I thank you for having given me the opportunity to tell you about Local TV on Satellite and I would be pleased to answer any questions at this time.
Mr. COBLE. You beat the red light. I commend you for that.
STATEMENT OF STEVEN J. COX, SENIOR VICE PRESIDENT, DIRECTV, INC.
Mr. COX. Good morning, Mr. Chairman. Thank you for inviting DIRECTV to participate in today's hearing. The subcommittee's review of the copyright licensing regimes for the retransmission of over-the-air broadcast signals is of extreme importance to DIRECTV and the entire DBS industry. It is particularly timely in light of the Librarian of Congress' order on Monday adopting a startling increase in copyright fees paid by satellite carriers to distribute superstation and network programming.
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On Monday, despite the opposition of more than 60 Members of Congress, including some members of this subcommittee, the Librarian of Congress adopted an arbitration panel's recommendation that these fees be increased to 27 cents. As Congressman Boucher indicated in his opening remarks, this rate is 9 times more than cable's rate for the same programming. Unless overturned by Congress, this action will result in a rate increase for 7.5 million U.S. households who subscribe to satellite television, in direct contradiction of the intent of Congress to give consumers a choice of video providers at competitive rates.
The satellite carriers will file today with the Librarian of Congress a motion for a stay of the order, in order to give Congress sufficient time to examine the effect on video competition which will result from this truly stunning increase. Ultimately, we hope that Congress will intervene and impose rates comparable to those paid by cable operators.
This recent decision confirms that the current royalty-setting process does not work. Again consistent with Congressman Boucher's opening statement, DIRECTV recommends that satellite royalty rates be calculated according to a straightforward statutorily imposed rate, as is the case with the cable compulsory license.
While the Library of Congress' order adopting this rate increase clearly has created a critical situation, there are other issues in which we wish to bring to the subcommittee's attention.
We would urge Congress to make the satellite carrier license permanent, like cable's, by eliminating the sunset day of December 31, 1999. In addition, the satellite license needs to be revised so as to place DBS providers on a more equal footing with their cable competitors, who currently drive competitive advantages from the terms of the cable compulsory license.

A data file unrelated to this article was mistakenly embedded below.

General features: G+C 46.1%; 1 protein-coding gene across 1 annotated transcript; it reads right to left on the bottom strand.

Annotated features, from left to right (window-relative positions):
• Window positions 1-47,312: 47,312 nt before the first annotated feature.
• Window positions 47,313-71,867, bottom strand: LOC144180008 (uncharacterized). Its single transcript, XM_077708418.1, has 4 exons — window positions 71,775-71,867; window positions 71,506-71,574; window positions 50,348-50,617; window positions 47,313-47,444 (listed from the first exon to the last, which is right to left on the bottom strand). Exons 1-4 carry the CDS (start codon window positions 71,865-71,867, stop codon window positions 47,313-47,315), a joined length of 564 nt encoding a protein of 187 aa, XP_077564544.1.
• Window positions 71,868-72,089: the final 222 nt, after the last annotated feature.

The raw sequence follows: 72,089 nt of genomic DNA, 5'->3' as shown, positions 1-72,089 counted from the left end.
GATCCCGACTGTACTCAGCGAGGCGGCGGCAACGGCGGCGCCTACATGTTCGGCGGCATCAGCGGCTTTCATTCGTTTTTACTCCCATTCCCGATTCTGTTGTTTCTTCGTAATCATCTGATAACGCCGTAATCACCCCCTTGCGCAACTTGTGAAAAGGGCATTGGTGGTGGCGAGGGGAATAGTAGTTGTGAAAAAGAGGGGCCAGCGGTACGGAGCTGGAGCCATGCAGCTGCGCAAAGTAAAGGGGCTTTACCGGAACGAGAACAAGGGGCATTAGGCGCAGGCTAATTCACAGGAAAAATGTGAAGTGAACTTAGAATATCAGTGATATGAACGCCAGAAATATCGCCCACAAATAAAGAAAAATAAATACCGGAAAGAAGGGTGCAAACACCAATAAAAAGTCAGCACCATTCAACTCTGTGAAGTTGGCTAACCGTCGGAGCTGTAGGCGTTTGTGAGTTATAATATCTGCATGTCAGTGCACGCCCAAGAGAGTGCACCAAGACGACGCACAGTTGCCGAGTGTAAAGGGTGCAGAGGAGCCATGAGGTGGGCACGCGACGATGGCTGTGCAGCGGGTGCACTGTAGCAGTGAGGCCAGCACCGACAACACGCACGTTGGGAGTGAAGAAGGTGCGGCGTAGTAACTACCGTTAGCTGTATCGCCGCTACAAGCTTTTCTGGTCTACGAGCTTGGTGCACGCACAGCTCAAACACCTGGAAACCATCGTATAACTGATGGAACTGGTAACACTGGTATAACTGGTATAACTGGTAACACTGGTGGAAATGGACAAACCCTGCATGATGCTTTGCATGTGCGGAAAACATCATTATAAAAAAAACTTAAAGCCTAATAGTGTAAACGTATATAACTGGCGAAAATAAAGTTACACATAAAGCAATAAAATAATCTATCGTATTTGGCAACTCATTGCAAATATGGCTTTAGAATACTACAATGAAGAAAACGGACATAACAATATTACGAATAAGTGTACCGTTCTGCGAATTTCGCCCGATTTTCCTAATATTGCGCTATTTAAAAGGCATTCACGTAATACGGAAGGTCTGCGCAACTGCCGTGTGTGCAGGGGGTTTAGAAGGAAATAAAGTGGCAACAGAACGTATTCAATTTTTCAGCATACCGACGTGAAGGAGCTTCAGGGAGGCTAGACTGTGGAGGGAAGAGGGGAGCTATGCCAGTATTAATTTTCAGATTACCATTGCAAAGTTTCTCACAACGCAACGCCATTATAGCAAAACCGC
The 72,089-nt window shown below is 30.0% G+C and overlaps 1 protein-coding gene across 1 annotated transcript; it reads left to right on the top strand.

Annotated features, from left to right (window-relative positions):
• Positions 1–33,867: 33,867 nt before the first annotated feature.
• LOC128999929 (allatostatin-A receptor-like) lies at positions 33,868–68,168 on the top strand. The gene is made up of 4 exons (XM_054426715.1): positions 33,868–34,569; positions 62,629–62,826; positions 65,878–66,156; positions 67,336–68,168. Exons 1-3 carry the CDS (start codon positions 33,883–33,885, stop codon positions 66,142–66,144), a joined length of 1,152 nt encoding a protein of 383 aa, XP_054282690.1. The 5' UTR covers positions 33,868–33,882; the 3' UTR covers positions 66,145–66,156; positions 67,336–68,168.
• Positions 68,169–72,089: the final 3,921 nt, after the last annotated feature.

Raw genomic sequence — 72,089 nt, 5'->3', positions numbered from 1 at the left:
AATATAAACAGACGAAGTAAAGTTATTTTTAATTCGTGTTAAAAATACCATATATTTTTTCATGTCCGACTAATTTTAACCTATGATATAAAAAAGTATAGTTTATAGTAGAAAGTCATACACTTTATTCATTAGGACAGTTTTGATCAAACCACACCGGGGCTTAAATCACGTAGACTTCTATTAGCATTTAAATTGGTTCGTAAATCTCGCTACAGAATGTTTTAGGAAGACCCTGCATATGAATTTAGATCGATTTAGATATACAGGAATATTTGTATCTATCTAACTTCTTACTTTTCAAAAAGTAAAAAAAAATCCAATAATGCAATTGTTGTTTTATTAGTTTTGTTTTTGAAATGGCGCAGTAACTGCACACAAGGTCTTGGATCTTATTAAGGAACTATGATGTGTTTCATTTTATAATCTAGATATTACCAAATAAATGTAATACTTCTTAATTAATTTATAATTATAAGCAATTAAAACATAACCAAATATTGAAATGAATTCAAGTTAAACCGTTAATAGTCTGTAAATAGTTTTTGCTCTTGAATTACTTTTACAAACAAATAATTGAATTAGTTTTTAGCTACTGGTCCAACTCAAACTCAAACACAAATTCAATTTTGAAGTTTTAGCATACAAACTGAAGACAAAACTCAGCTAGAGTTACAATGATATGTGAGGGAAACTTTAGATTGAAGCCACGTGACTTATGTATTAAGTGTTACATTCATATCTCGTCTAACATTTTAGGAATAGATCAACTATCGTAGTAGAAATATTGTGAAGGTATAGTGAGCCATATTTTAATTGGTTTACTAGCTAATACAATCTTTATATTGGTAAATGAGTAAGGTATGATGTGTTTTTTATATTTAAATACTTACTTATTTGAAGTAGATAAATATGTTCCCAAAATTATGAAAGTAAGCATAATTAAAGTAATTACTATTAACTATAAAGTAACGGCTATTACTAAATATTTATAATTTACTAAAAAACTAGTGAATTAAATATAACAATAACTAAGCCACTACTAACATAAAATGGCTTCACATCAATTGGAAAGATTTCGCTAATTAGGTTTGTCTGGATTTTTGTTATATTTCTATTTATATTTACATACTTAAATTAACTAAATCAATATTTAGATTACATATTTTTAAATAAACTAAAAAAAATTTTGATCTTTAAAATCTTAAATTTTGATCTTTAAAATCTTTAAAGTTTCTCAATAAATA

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Much controversy has surrounded the current ''white area'' restriction. It has become increasingly clear that this has resulted in significant frustration and confusion for satellite carriers, local network affiliates and, most importantly, satellite consumers. As a result, we believe that the ''white area'' restrictions must be modified, and while there may be a reasonable debate about the extent and nature of the modifications required, we would urge Congress in considering this important issue to be guided by 3 overriding objectives.
First, to perhaps state the obvious, the law must be fair. That is, it must strike a fair balance between the legitimate economic interests of satellite carriers and network affiliates.
Second, it must be simplified. Subscriber eligibility to receive network programming must be both easily understood by consumers and easily applied and monitored by carriers and networks.
Third and most importantly, it must be pro-consumer. The law must recognize the right of all consumers to receive network programming, ideally as delivered by their local broadcast affiliate, but ultimately through a distant network signal as required to ensure broad access to this critical segment of information and entertainment.
We do support the surcharge concept recommended by the Copyright Office, pursuant to which the ''white area'' restriction would be eliminated and replaced by a system providing for a differentiated copyright fee designed to compensate local network affiliate broadcasters for the limited loss of viewership distant network signals. While we believe this approach addresses each of the 3 criteria I outlinedfairness, simplicity and assured access to network programmingthere may well be other approaches which adequately advance these same objectives. DIRECTV remains open to working with the broadcast community and Congress to find an appropriate pro-consumer accommodation of all interests at stake.
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If the ''white area'' restriction is maintained, DIRECTV has a number of suggestions that will make that provision less anticompetitive and more consumer friendly.
First, the definition of ''unserved household'' should be changed to eliminate the provision requiring a cable subscriber to drop a subscription and wait 90 days before subscribing to a DBS program package offering distant network signals. This provision is anticompetitive, and merely delays service to consumers in rural and other unserved areas.